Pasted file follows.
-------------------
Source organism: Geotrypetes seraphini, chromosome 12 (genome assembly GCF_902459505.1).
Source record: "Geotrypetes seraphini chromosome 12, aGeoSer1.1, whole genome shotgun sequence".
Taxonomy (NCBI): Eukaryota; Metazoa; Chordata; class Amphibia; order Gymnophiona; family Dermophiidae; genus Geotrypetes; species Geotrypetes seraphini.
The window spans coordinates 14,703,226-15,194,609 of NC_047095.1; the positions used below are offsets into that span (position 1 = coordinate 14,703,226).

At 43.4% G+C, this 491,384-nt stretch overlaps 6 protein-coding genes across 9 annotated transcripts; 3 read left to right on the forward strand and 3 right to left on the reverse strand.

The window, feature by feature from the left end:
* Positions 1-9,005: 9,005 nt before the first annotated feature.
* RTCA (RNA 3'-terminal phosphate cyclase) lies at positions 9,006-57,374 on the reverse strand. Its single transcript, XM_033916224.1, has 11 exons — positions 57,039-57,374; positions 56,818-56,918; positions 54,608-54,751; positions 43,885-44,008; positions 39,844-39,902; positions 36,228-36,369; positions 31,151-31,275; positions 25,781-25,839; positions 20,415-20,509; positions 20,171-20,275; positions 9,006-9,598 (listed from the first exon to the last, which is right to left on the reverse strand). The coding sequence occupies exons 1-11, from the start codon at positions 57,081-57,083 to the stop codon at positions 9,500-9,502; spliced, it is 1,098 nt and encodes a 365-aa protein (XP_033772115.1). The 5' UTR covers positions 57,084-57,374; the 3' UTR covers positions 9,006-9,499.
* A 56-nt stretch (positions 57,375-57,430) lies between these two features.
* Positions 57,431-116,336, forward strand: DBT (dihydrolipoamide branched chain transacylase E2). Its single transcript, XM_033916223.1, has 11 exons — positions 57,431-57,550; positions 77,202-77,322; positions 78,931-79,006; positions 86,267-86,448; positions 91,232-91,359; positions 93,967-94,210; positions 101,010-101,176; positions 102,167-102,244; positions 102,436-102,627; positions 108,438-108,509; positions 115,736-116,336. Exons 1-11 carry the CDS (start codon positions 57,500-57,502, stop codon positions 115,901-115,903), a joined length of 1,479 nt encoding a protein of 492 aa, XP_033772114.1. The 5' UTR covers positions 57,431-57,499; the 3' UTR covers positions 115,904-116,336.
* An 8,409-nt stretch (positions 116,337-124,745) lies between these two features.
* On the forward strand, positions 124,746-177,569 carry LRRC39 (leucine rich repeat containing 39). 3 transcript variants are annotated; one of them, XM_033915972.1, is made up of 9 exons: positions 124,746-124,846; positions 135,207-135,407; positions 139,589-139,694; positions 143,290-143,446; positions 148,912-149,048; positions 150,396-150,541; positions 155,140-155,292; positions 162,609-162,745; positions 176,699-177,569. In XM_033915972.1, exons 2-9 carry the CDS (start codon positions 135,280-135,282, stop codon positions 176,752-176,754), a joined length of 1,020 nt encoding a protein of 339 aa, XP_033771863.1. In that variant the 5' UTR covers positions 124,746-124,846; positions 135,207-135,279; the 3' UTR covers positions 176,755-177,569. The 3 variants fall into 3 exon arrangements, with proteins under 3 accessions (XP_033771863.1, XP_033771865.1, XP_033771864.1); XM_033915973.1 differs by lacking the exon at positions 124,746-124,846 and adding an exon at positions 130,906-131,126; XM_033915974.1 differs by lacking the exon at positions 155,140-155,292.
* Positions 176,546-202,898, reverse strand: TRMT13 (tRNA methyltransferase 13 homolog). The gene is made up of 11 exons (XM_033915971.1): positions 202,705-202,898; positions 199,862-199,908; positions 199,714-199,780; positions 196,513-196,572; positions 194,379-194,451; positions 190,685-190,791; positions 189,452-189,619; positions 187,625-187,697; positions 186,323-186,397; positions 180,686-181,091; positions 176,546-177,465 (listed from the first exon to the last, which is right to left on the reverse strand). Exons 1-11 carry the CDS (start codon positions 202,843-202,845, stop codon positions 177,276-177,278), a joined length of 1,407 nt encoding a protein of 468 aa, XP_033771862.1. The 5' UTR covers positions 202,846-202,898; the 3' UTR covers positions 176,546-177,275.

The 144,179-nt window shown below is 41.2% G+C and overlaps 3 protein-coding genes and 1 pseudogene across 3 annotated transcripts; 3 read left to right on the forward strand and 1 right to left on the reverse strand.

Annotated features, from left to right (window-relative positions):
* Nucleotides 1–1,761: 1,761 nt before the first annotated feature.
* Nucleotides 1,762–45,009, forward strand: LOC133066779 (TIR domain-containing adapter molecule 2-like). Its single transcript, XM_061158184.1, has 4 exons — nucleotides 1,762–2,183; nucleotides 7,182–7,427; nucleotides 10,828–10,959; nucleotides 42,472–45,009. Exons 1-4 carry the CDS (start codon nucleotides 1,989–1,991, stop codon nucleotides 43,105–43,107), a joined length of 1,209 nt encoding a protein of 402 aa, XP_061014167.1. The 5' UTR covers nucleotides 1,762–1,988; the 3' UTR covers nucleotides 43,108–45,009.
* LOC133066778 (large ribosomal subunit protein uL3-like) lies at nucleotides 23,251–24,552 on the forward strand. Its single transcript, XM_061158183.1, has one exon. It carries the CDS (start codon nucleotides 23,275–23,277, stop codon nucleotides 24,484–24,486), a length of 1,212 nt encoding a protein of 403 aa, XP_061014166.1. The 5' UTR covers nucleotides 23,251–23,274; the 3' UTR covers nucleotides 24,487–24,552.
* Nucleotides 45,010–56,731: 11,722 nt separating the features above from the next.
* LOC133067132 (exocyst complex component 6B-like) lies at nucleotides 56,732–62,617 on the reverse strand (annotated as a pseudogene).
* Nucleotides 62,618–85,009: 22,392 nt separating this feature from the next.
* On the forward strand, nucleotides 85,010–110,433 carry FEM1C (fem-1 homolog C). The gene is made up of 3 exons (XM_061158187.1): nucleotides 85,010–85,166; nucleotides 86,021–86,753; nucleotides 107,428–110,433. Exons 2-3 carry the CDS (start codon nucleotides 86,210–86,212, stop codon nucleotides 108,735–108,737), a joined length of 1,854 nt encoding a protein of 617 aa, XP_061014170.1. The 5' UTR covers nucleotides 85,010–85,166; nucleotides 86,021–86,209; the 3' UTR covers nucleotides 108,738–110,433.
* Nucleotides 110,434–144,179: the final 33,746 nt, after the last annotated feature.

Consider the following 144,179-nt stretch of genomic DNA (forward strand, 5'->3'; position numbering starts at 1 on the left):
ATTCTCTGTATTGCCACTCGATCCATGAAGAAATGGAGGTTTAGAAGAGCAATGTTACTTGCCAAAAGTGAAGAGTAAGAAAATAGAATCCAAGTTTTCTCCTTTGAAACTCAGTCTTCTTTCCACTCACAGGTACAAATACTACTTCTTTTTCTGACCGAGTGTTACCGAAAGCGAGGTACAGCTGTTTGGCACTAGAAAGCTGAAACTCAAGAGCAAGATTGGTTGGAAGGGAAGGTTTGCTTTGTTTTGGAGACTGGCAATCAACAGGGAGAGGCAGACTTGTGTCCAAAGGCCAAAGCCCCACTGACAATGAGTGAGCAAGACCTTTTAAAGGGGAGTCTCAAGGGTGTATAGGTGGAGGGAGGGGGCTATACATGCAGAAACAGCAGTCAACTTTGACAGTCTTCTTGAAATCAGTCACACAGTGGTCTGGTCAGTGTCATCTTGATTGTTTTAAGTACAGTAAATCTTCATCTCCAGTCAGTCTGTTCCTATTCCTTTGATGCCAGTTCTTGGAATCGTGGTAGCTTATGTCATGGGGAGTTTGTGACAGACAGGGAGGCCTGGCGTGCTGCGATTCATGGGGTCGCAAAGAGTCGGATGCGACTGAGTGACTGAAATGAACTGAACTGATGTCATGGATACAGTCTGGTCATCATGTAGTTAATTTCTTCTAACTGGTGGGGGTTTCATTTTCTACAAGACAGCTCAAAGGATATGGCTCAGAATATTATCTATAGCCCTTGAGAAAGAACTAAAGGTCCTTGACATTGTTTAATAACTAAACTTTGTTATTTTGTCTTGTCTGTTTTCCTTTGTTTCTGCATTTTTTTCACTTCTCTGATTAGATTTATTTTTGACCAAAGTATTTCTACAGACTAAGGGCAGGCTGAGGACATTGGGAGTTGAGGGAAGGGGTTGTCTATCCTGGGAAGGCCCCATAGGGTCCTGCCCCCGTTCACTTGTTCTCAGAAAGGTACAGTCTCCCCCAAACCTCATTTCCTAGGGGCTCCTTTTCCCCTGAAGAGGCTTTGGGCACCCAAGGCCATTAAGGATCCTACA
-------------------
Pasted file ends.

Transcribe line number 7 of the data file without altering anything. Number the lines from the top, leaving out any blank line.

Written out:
* Positions 1-9,005: 9,005 nt before the first annotated feature.